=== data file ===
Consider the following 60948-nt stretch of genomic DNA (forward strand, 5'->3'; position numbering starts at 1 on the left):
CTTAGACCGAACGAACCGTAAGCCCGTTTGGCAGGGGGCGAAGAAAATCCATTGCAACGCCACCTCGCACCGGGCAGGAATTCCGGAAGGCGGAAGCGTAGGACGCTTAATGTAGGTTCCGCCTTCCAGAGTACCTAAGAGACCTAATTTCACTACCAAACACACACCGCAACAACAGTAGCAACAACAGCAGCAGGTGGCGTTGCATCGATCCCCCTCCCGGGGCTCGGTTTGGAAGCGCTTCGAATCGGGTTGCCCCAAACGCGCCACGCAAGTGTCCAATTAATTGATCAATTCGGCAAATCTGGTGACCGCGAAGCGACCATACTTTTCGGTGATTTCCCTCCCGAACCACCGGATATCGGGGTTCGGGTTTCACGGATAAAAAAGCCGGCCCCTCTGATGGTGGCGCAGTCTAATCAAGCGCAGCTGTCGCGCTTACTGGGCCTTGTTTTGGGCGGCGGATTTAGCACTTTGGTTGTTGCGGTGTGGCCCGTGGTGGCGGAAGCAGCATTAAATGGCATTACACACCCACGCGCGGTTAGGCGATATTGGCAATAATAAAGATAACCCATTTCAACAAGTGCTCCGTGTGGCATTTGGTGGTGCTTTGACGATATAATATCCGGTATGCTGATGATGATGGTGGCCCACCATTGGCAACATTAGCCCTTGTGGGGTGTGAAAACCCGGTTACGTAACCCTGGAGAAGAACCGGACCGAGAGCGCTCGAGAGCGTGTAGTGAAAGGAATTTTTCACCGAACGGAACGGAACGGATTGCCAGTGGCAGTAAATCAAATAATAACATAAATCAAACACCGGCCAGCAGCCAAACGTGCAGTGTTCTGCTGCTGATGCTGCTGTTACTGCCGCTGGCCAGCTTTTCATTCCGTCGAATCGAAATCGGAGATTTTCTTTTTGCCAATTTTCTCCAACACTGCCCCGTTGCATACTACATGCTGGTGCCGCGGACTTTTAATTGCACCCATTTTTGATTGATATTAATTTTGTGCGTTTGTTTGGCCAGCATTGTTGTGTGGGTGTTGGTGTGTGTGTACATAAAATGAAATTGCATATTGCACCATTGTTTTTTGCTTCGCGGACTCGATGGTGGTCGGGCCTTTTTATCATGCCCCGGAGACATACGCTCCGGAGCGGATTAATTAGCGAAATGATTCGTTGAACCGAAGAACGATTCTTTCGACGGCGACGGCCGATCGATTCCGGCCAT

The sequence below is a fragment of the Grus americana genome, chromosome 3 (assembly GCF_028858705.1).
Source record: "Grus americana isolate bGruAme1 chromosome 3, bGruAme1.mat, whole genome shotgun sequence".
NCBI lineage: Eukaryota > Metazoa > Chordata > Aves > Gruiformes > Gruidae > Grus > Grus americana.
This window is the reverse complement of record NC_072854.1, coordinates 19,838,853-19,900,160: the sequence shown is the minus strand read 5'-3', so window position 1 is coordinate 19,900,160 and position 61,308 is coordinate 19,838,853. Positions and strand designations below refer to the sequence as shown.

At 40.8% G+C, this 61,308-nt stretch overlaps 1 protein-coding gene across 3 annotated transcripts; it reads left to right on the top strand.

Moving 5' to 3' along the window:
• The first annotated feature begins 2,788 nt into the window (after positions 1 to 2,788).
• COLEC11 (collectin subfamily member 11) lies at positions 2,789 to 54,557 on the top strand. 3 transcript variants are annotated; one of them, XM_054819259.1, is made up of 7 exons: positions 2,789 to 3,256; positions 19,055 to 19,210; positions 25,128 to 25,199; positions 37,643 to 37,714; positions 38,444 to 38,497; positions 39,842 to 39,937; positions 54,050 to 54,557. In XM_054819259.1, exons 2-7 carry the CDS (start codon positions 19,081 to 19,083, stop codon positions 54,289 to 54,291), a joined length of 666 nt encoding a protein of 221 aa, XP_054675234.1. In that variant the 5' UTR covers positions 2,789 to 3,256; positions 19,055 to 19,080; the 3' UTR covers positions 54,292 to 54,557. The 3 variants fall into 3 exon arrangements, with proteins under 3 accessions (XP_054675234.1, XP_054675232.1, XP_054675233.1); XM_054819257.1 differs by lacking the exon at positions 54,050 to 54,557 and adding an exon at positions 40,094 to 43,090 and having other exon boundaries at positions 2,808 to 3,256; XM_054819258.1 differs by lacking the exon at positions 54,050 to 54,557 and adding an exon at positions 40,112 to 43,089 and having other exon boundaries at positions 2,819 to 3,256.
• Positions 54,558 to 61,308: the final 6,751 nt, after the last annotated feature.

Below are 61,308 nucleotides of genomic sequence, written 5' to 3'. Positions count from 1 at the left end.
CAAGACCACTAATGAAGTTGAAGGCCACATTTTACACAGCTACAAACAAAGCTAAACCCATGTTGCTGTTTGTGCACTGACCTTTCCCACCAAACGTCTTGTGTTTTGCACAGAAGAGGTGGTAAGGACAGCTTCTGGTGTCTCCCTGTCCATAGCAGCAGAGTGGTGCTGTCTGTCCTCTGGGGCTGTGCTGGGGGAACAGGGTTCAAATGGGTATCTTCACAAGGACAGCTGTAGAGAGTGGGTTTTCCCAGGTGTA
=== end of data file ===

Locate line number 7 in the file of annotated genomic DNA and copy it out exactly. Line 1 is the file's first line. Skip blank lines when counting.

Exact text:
At 40.8% G+C, this 61,308-nt stretch overlaps 1 protein-coding gene across 3 annotated transcripts; it reads left to right on the top strand.